Almanack Contributor Fred LeBrun

Fred LeBrun


Fred LeBrun is a regular contributor to Adirondack Explorer, and has been one of the defining voices of the Albany Times Union for more than forty years, serving the newspaper as suburban beat reporter, city editor, arts editor, restaurant critic and columnist on state politics.

LeBrun's “Hudson River Chronicles,” recounted an 18-day adventure downriver from Mount Marcy to New York Harbor in September 1998; he repeated most of the journey in 2009.


Tuesday, November 12, 2013

Era of Private Sportmen’s Clubs Ends

gooley-club-600x357As I write this, the debate is continuing to rage over how much motorized access should be allowed on former Finch, Pruyn lands sold to the state, but regardless of the decision, the age of private hunting and fishing clubs on those lands is quietly drawing to a close.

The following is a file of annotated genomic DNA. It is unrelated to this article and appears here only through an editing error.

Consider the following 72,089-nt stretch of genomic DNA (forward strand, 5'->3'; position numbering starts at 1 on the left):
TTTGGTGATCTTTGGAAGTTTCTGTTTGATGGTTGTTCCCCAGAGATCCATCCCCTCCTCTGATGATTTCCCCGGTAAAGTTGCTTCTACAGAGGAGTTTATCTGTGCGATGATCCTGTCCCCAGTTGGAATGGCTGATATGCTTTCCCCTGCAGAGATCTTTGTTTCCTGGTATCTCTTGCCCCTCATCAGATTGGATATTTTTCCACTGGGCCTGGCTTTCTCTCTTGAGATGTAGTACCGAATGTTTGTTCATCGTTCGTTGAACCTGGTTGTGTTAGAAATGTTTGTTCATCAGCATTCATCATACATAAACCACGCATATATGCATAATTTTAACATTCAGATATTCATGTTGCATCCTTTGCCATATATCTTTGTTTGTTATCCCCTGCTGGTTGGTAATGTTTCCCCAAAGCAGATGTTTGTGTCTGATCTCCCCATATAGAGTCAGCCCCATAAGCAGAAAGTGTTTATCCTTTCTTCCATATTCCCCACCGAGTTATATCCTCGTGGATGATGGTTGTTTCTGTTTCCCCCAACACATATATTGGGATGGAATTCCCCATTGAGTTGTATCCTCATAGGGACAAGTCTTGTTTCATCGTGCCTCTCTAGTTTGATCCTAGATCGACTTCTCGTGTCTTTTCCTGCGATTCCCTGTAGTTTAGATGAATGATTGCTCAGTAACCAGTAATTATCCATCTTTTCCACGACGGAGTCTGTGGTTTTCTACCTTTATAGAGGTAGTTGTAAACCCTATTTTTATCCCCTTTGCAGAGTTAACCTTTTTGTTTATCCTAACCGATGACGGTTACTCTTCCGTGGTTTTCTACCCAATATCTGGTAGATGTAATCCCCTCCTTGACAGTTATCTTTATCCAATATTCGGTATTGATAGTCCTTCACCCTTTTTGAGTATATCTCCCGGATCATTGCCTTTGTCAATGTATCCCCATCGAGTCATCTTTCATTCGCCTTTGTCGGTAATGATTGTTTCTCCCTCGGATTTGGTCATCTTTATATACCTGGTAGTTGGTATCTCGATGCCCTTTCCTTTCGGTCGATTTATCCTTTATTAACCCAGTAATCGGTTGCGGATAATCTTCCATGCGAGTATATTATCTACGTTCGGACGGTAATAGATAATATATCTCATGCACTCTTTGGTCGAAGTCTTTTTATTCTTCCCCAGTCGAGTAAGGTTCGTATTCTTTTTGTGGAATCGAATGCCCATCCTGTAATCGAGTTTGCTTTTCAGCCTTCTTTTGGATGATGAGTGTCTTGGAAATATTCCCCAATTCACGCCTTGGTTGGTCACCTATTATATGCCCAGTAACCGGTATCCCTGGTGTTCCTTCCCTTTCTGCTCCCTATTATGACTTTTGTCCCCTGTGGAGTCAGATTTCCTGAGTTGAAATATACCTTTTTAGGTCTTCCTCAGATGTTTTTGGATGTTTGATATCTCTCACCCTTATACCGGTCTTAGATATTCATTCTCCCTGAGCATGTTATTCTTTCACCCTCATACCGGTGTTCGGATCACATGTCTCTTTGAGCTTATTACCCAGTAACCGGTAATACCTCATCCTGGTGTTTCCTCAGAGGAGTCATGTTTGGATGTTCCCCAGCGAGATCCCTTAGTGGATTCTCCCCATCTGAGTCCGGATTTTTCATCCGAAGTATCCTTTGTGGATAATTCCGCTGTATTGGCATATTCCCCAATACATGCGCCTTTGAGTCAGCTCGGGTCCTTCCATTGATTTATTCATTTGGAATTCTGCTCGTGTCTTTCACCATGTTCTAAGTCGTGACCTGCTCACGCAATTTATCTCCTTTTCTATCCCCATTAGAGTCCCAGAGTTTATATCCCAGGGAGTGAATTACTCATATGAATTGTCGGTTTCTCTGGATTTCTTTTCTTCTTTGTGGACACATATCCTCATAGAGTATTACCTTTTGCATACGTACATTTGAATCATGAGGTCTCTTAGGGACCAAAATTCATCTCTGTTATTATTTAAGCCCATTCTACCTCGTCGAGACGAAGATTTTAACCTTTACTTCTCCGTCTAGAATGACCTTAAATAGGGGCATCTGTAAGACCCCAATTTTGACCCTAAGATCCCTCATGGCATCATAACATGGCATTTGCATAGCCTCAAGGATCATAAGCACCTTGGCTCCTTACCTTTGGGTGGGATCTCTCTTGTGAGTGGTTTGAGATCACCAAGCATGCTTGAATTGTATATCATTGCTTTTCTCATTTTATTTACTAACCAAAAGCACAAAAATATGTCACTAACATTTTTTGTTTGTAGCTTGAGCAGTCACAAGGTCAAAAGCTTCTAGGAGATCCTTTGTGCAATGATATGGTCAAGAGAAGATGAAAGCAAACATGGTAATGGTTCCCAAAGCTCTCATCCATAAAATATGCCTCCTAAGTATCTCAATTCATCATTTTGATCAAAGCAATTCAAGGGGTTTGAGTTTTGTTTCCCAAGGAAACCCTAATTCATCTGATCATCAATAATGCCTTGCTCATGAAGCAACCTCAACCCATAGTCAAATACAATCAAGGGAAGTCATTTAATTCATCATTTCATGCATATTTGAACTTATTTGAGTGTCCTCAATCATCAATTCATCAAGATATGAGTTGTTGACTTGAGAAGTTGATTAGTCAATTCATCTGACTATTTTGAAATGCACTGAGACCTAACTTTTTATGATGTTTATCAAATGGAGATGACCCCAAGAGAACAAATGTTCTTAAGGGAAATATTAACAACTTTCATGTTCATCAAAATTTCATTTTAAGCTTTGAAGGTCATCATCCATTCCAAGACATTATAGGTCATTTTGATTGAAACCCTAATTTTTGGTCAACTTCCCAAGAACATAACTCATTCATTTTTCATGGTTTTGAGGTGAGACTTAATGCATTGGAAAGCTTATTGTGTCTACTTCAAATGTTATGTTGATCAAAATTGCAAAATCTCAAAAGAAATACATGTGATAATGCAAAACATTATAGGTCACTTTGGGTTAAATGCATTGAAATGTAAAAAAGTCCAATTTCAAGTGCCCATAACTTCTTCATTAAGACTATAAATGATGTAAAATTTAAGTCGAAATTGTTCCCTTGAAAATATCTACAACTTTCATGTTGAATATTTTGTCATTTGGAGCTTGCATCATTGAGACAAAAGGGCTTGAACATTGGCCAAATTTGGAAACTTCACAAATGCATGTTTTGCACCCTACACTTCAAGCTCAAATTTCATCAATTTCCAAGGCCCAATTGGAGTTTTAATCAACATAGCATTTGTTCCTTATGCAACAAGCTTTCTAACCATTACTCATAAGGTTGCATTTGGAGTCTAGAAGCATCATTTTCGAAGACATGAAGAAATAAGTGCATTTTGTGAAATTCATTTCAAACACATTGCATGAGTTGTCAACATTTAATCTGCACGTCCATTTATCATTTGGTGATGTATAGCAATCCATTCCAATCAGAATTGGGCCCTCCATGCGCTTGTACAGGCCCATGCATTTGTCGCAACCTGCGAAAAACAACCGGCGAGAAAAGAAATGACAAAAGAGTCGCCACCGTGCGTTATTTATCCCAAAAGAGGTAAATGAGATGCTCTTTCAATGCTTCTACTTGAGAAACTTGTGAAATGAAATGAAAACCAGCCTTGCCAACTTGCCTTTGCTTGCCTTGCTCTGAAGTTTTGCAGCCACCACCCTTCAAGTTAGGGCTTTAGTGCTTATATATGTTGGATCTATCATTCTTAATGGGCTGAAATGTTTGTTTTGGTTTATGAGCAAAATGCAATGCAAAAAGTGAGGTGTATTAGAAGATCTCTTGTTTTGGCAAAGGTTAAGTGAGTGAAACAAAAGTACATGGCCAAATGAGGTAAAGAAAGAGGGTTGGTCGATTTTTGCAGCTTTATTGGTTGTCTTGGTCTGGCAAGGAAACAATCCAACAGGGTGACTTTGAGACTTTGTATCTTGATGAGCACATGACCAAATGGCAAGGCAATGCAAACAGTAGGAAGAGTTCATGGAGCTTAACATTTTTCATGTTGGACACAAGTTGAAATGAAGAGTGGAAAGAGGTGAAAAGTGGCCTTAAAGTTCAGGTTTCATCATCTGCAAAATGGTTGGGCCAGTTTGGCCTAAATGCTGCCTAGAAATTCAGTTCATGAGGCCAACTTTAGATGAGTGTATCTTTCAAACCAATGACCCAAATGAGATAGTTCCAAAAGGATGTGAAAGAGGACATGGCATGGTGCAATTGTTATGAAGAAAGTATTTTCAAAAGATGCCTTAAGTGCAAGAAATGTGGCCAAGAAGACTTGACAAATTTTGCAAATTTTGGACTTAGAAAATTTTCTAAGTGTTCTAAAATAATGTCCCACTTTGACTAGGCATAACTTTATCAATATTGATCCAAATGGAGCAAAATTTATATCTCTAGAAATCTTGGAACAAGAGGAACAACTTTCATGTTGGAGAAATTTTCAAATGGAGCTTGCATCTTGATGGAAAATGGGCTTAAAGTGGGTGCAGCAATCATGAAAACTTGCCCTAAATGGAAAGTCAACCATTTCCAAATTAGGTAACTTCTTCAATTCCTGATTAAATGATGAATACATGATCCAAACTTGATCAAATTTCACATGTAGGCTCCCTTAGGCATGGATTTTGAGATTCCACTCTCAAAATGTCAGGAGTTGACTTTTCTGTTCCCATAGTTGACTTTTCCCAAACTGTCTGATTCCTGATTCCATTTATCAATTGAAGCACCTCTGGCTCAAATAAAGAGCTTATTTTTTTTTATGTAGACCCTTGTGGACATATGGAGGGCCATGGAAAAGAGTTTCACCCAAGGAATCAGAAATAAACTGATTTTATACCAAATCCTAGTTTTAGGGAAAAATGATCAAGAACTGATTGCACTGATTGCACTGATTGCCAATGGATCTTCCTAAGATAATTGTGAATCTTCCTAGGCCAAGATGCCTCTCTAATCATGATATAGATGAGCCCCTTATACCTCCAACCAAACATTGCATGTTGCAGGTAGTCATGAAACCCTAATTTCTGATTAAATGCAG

We’re in the middle of a ten-year slide to oblivion for the iconic Gooley Club, the Polaris Mountain Club, and others, but this is a significant year in that slide. As of a year ago, there were thirty-three clubs leasing land from the Nature Conservancy, which bought the Finch, Pruyn properties in 2007 in the most significant land acquisition since the creation of the Adirondack Park. Of those, twenty-three have or had camps, as in permanent structures, on their lease-holdings. A few of those have already folded operation. More will follow year by year as doomsday approaches, until, by September 30, 2018, every vestige of those camps will be gone at owner expense, all leases will end, and an Adirondack way of life will slip into history. Regardless of how the lands are classified and managed, they will become wholly public lands. » Continue Reading.